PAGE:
imagePullPolicy: IfNotPresent
          ports:
            - name: http
              containerPort: 80
              protocol: TCP
          livenessProbe:
            httpGet:
              path: /
              port: http
          readinessProbe:
            httpGet:
              path: /
              port: http
          resources:
            {}
---
# Source: microservice-template/templates/tests/test-connection.yaml
apiVersion: v1
kind: Pod
metadata:
  name: "RELEASE-NAME-microservice-template-test-connection"
  labels:
    helm.sh/chart: microservice-template-0.1.0
    app.kubernetes.io/name: microservice-template
    app.kubernetes.io/instance: RELEASE-NAME
    app.kubernetes.io/version: "1.16.0"
    app.kubernetes.io/managed-by: Helm
  annotations:
    "helm.sh/hook": test
spec:
  containers:
    - name: wget
      image: busybox
      command: ['wget']
      args: ['RELEASE-NAME-microservice-template:80']
  restartPolicy: Never

Debug and dry-run a Helm Chart

This command simulates a Helm Chart install and generates k8s manifests:

helm upgrade --install demo . --debug --dry-run

Output:

WARNING: Kubernetes configuration file is group-readable. This is insecure. Location: /root/.kube/config
WARNING: Kubernetes configuration file is world-readable. This is insecure. Location: /root/.kube/config
history.go:56: [debug] getting history for release demo
upgrade.go:139: [debug] preparing upgrade for demo
upgrade.go:147: [debug] performing update for demo
upgrade.go:310: [debug] dry run for demo
Release "demo" has been upgraded. Happy Helming!
NAME: demo
LAST DEPLOYED: Sun Jun 26 02:15:07 2022
NAMESPACE: default
STATUS: pending-upgrade
REVISION: 2
USER-SUPPLIED VALUES:
{}

COMPUTED VALUES:
affinity: {}
autoscaling:
  enabled: false
  maxReplicas: 100
  minReplicas: 1
  targetCPUUtilizationPercentage: 80
fullnameOverride: ""
image:
  pullPolicy: IfNotPresent
  repository: nginx
  tag: ""
imagePullSecrets: []
ingress:
  annotations: {}
  className: ""
  enabled: false
  hosts:
  - host: chart-example.local
    paths:
    - path: /
      pathType: ImplementationSpecific
  tls: []
nameOverride: ""
nodeSelector: {}
podAnnotations: {}
podSecurityContext: {}
replicaCount: 1
resources: {}
securityContext: {}
service:
  port: 80
  type: ClusterIP
serviceAccount:
  annotations: {}
  create: true
  name: ""
tolerations: []

HOOKS:
---
# Source: microservice-template/templates/tests/test-connection.yaml
apiVersion: v1
kind: Pod
metadata:
  name: "demo-microservice-template-test-connection"
  labels:
    helm.sh/chart: microservice-template-0.1.0
    app.kubernetes.io/name: microservice-template
    app.kubernetes.io/instance: demo
    app.kubernetes.io/version: "1.16.0"
    app.kubernetes.io/managed-by: Helm
  annotations:
    "helm.sh/hook": test
spec:
  containers:
    - name: wget
      image: busybox
      command: ['wget']
      args: ['demo-microservice-template:80']
  restartPolicy: Never
MANIFEST:
---
# Source: microservice-template/templates/serviceaccount.yaml
apiVersion: v1
kind: ServiceAccount
metadata:
  name: demo-microservice-template
  labels:
    helm.sh/chart: microservice-template-0.1.0
    app.kubernetes.io/name: microservice-template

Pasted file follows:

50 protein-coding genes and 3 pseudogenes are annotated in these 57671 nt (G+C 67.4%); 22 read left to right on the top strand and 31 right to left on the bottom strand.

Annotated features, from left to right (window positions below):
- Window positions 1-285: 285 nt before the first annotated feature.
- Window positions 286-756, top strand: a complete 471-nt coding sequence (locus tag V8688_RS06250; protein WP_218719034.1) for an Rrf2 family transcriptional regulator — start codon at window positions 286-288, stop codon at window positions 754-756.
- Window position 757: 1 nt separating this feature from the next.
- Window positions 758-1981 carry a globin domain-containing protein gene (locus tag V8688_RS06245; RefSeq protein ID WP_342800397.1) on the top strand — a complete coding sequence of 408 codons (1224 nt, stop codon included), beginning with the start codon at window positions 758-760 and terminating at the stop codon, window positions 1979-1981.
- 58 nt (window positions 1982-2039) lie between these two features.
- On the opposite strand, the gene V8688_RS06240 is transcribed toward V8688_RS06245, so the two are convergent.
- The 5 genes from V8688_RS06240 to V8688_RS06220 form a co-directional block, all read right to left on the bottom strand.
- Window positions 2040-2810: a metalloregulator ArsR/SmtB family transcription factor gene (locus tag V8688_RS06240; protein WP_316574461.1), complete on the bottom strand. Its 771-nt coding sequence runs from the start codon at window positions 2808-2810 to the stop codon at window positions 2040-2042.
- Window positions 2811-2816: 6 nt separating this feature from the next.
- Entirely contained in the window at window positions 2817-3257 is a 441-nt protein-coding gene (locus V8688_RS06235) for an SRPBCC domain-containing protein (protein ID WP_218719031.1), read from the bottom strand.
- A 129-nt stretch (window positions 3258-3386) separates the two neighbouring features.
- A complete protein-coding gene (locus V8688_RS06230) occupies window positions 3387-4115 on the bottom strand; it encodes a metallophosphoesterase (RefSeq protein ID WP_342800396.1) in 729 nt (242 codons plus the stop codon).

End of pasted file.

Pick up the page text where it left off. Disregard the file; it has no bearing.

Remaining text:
app.kubernetes.io/instance: demo
    app.kubernetes.io/version: "1.16.0"
    app.kubernetes.io/managed-by: Helm
---
# Source: microservice-template/templates/service.yaml
apiVersion: v1
kind: Service
metadata:
  name: demo-microservice-template
  labels:
    helm.sh/chart: microservice-template-0.1.0
    app.kubernetes.io/name: microservice-template
    app.kubernetes.io/instance: demo
    app.kubernetes.io/version: "1.16.0"
    app.kubernetes.io/managed-by: Helm
spec:
  type: ClusterIP
  ports:
    - port: 80
      targetPort: http
      protocol: TCP
      name: http
  selector:
    app.kubernetes.io/name: microservice-template
    app.kubernetes.io/instance: demo
---
# Source: microservice-template/templates/deployment.yaml
apiVersion: apps/v1
kind: Deployment
metadata:
  name: demo-microservice-template
  labels:
    helm.sh/chart: microservice-template-0.1.0
    app.kubernetes.io/name: microservice-template
    app.kubernetes.io/instance: demo
    app.kubernetes.io/version: "1.16.0"
    app.kubernetes.io/managed-by: Helm
spec:
  replicas: 1
  selector:
    matchLabels:
      app.kubernetes.io/name: microservice-template
      app.kubernetes.io/instance: demo
  template:
    metadata:
      labels:
        app.kubernetes.io/name: microservice-template
        app.kubernetes.io/instance: demo
    spec:
      serviceAccountName: demo-microservice-template
      securityContext:
        {}
      containers:
        - name: microservice-template
          securityContext:
            {}
          image: "nginx:1.16.0"
          imagePullPolicy: IfNotPresent
          ports:
            - name: http
              containerPort: 80
              protocol: TCP
          livenessProbe:
            httpGet:
              path: /
              port: http
          readinessProbe:
            httpGet:
              path: /
              port: http
          resources:
            {}

NOTES:
1. Get the application URL by running these commands:
  export POD_NAME=$(kubectl get pods --namespace default -l "app.kubernetes.io/name=microservice-template,app.kubernetes.io/instance=demo" -o jsonpath="{.items[0].metadata.name}")
  export CONTAINER_PORT=$(kubectl get pod --namespace default $POD_NAME -o jsonpath="{.spec.containers[0].ports[0].containerPort}")
  echo "Visit http://127.0.0.1:8080 to use your application"
  kubectl --namespace default port-forward $POD_NAME 8080:$CONTAINER_PORT

Install a Helm chart

$ helm install demo .

image.png

$ helm ls

image.png

$ k get all

image.png

I recommend using helm upgrade --install, because if the chart already exists, it will only apply the changes. If you use helm install and the chart already exists, returns an error.

Uninstall a Helm chart

$ helm del demo

image.png

Github example

Here, a simple example of a springboot chart:

Conclusion

You can use Helm if you have a lot of microservices and you want a template to easily deploy them in a parameterized way. Helm is not only for microservices, actually you can use it for everything.

I hope you find it useful and can apply it.

Later on we will see how powerful your deployments can be using GitOps, Kustomize and Helm.